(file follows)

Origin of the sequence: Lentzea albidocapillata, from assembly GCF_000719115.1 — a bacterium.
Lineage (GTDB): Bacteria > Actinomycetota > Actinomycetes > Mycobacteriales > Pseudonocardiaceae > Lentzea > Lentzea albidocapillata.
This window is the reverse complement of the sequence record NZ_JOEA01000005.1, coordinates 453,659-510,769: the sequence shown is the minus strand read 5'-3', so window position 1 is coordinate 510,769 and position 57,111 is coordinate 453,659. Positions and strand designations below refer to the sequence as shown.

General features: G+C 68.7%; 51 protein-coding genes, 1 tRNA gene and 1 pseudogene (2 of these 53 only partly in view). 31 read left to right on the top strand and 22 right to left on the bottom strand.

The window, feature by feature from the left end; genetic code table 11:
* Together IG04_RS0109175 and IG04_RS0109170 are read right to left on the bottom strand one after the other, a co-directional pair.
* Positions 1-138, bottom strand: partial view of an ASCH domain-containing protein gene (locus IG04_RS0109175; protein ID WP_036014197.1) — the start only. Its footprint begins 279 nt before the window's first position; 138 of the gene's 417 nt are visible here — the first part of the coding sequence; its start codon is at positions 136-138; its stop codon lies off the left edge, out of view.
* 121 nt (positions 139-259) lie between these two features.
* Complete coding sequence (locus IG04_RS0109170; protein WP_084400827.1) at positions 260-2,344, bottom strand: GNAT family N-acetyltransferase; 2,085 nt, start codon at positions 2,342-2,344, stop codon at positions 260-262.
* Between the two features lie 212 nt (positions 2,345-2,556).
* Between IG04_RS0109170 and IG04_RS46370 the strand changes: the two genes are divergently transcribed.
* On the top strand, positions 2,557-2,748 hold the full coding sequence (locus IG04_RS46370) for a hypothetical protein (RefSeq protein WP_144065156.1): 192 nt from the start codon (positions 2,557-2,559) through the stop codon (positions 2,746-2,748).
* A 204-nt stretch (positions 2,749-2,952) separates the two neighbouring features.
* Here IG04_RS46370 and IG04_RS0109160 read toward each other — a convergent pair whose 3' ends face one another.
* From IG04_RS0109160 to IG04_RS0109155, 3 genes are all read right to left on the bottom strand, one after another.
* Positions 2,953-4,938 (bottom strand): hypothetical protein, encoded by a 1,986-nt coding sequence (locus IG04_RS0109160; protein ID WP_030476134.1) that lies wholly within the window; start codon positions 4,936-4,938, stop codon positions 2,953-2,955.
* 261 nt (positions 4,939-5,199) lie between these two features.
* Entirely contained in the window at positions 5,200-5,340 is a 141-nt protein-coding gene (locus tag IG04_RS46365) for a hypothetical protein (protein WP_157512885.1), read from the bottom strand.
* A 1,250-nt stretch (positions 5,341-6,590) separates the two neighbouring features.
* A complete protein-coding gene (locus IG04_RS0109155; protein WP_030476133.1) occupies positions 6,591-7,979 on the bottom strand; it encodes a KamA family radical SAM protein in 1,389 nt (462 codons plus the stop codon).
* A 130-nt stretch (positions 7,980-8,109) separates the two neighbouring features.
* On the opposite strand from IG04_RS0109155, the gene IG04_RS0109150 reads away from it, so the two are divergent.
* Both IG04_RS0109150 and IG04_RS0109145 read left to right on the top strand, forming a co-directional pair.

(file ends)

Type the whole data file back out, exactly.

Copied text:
Origin of the sequence: Lentzea albidocapillata, from assembly GCF_000719115.1 — a bacterium.
Lineage (GTDB): Bacteria > Actinomycetota > Actinomycetes > Mycobacteriales > Pseudonocardiaceae > Lentzea > Lentzea albidocapillata.
This window is the reverse complement of the sequence record NZ_JOEA01000005.1, coordinates 453,659-510,769: the sequence shown is the minus strand read 5'-3', so window position 1 is coordinate 510,769 and position 57,111 is coordinate 453,659. Positions and strand designations below refer to the sequence as shown.

General features: G+C 68.7%; 51 protein-coding genes, 1 tRNA gene and 1 pseudogene (2 of these 53 only partly in view). 31 read left to right on the top strand and 22 right to left on the bottom strand.

The window, feature by feature from the left end; genetic code table 11:
* Together IG04_RS0109175 and IG04_RS0109170 are read right to left on the bottom strand one after the other, a co-directional pair.
* Positions 1-138, bottom strand: partial view of an ASCH domain-containing protein gene (locus IG04_RS0109175; protein ID WP_036014197.1) — the start only. Its footprint begins 279 nt before the window's first position; 138 of the gene's 417 nt are visible here — the first part of the coding sequence; its start codon is at positions 136-138; its stop codon lies off the left edge, out of view.
* 121 nt (positions 139-259) lie between these two features.
* Complete coding sequence (locus IG04_RS0109170; protein WP_084400827.1) at positions 260-2,344, bottom strand: GNAT family N-acetyltransferase; 2,085 nt, start codon at positions 2,342-2,344, stop codon at positions 260-262.
* Between the two features lie 212 nt (positions 2,345-2,556).
* Between IG04_RS0109170 and IG04_RS46370 the strand changes: the two genes are divergently transcribed.
* On the top strand, positions 2,557-2,748 hold the full coding sequence (locus IG04_RS46370) for a hypothetical protein (RefSeq protein WP_144065156.1): 192 nt from the start codon (positions 2,557-2,559) through the stop codon (positions 2,746-2,748).
* A 204-nt stretch (positions 2,749-2,952) separates the two neighbouring features.
* Here IG04_RS46370 and IG04_RS0109160 read toward each other — a convergent pair whose 3' ends face one another.
* From IG04_RS0109160 to IG04_RS0109155, 3 genes are all read right to left on the bottom strand, one after another.
* Positions 2,953-4,938 (bottom strand): hypothetical protein, encoded by a 1,986-nt coding sequence (locus IG04_RS0109160; protein ID WP_030476134.1) that lies wholly within the window; start codon positions 4,936-4,938, stop codon positions 2,953-2,955.
* 261 nt (positions 4,939-5,199) lie between these two features.
* Entirely contained in the window at positions 5,200-5,340 is a 141-nt protein-coding gene (locus tag IG04_RS46365) for a hypothetical protein (protein WP_157512885.1), read from the bottom strand.
* A 1,250-nt stretch (positions 5,341-6,590) separates the two neighbouring features.
* A complete protein-coding gene (locus IG04_RS0109155; protein WP_030476133.1) occupies positions 6,591-7,979 on the bottom strand; it encodes a KamA family radical SAM protein in 1,389 nt (462 codons plus the stop codon).
* A 130-nt stretch (positions 7,980-8,109) separates the two neighbouring features.
* On the opposite strand from IG04_RS0109155, the gene IG04_RS0109150 reads away from it, so the two are divergent.
* Both IG04_RS0109150 and IG04_RS0109145 read left to right on the top strand, forming a co-directional pair.